Karzai Govt. initiates talks with Al Qaeda-linked Haqqani network

March 19th, 2009 - 5:05 pm ICT by ANI  


Kabul (Afghanistan), Mar.19 (ANI): The Government of Afghanistan has reportedly opened preliminary negotiations with the country’’s most dangerous rebel faction, the Al Qaeda-linked Haqqani network, which has been accused of masterminding some of the most brazen attacks in recent years.
“If the Haqqanis can be drawn into the negotiation process, it would be a serious sign that the insurgents are open to one day making a deal,” the Christian Science Monitor quoted ” Kabul-based political analyst Waheed Muzjda, as saying.
The Haqqani network is one of three major insurgent groups here, the other two being the Taliban and the Hizb-i-Islami-Gulbuddin (HIG).
Of these, the Haqqanis have orchestrated the majority of the major suicide bombings in Kabul and have significant influence in the southeastern provinces. The group counts many foreign fighters among its ranks and is much closer to Al Qaeda than the other groups, according to US intelligence officials.
Preliminary talks between the Afghan government and various insurgent groups have been taking place for months.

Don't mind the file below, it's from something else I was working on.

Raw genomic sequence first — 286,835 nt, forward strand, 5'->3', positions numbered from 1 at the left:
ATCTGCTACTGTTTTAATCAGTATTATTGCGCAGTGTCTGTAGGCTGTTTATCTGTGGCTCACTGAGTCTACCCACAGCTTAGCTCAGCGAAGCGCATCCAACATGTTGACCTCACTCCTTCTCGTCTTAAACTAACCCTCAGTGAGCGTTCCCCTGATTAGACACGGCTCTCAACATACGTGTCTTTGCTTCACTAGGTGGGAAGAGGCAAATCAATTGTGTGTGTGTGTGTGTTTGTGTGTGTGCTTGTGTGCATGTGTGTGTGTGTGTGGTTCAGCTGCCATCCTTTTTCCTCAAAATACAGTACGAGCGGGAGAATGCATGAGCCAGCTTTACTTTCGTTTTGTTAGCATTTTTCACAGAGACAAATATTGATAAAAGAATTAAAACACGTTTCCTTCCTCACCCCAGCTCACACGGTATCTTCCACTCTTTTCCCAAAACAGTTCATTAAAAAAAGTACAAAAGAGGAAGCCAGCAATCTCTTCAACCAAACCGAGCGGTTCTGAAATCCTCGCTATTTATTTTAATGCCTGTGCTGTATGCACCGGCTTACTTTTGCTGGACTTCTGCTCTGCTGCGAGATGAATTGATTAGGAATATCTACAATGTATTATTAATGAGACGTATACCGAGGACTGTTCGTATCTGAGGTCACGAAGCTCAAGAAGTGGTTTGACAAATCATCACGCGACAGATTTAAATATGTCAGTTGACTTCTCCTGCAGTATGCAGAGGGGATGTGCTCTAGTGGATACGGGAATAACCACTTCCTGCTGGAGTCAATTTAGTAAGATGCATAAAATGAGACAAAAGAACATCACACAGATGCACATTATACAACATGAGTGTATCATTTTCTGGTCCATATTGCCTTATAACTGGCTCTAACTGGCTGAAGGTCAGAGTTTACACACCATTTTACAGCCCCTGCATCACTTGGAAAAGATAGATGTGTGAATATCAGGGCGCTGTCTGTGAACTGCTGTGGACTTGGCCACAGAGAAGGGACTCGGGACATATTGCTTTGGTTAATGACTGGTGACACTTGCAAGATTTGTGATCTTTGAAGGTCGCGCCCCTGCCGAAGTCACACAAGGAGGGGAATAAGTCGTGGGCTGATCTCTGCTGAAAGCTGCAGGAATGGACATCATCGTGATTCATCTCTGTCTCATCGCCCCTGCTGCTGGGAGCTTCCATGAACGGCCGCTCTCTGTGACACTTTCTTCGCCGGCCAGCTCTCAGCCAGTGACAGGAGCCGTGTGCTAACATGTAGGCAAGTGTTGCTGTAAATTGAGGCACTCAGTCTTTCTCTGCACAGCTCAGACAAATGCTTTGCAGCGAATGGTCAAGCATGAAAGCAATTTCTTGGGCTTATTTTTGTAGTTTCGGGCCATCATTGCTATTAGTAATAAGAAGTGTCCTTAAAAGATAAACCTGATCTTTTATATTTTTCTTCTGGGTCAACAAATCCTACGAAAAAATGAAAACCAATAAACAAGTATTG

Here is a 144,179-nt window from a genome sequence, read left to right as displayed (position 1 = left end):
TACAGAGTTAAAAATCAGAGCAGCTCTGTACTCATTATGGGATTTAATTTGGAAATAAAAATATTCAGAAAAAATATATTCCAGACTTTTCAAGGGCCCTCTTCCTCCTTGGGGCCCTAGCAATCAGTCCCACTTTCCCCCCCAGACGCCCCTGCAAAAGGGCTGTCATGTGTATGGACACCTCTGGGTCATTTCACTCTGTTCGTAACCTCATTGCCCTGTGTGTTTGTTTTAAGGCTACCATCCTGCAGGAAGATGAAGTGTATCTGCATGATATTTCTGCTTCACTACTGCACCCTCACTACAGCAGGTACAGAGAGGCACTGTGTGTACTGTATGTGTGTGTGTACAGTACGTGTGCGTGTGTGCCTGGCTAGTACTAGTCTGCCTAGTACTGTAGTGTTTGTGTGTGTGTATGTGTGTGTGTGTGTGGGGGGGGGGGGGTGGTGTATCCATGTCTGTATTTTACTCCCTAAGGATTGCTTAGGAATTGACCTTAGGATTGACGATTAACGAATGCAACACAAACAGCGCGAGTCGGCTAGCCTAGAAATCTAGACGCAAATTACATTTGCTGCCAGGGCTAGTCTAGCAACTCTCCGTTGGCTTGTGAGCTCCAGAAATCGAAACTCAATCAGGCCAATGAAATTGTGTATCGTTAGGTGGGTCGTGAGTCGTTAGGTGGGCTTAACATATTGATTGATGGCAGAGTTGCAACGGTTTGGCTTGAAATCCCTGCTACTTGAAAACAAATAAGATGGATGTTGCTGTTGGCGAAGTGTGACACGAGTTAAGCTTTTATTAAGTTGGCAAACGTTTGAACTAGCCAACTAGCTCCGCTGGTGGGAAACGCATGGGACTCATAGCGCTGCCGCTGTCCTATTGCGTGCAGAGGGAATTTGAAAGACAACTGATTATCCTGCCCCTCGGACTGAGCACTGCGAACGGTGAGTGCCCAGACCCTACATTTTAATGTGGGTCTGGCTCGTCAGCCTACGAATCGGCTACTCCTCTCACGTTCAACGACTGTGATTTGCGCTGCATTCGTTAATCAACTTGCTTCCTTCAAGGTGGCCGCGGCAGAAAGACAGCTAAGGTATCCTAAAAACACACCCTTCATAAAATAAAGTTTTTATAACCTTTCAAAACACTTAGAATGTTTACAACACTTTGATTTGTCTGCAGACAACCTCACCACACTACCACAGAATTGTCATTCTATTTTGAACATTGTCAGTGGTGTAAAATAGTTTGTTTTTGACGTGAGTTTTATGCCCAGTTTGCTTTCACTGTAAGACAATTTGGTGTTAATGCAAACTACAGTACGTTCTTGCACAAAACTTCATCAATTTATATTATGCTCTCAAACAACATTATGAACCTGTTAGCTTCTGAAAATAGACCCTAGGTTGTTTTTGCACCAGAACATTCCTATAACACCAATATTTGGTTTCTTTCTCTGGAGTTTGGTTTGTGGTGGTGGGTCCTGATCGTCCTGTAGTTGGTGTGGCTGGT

In September, government officials and a group of former Taliban members met in Mecca.
The former Taliban agreed to act as intermediaries between government and the insurgents, and met regularly with government representatives in Afghanistan and in Dubai, the United Arab Emirates.
In the subsequent months, the mediating group began to contact the Taliban leadership and the heads of the Haqqani network.
“We”ve contacted the Haqqanis indirectly. They were open to hearing our proposals to a settlement,” said a member of the mediation team, who spoke on the condition of anonymity.
The mediators have reportedly drafted a road map for an eventual settlement.
In the first stage, the Haqqani network should stop burning schools and targeting reconstruction teams, and the US military should stop house raids and release Haqqani-network prisoners. Representatives of the Haqqani network have agreed in principle to the road map as a starting point for negotiations. But the specifics may change as talks proceed.
The draft proposal states that if these conditions were met on both sides, the next step would be to agree on a system of government.
The Haqqani network and the Taliban say they want an “Islamic Emirate” based solely on their interpretation of Islamic law, or sharia.
The government currently is an “Islamic Republic,” where versions of sharia and a parliamentary republic coexist.
The final stage of the proposal would be setting a deadline for the withdrawal of foreign forces. (ANI)

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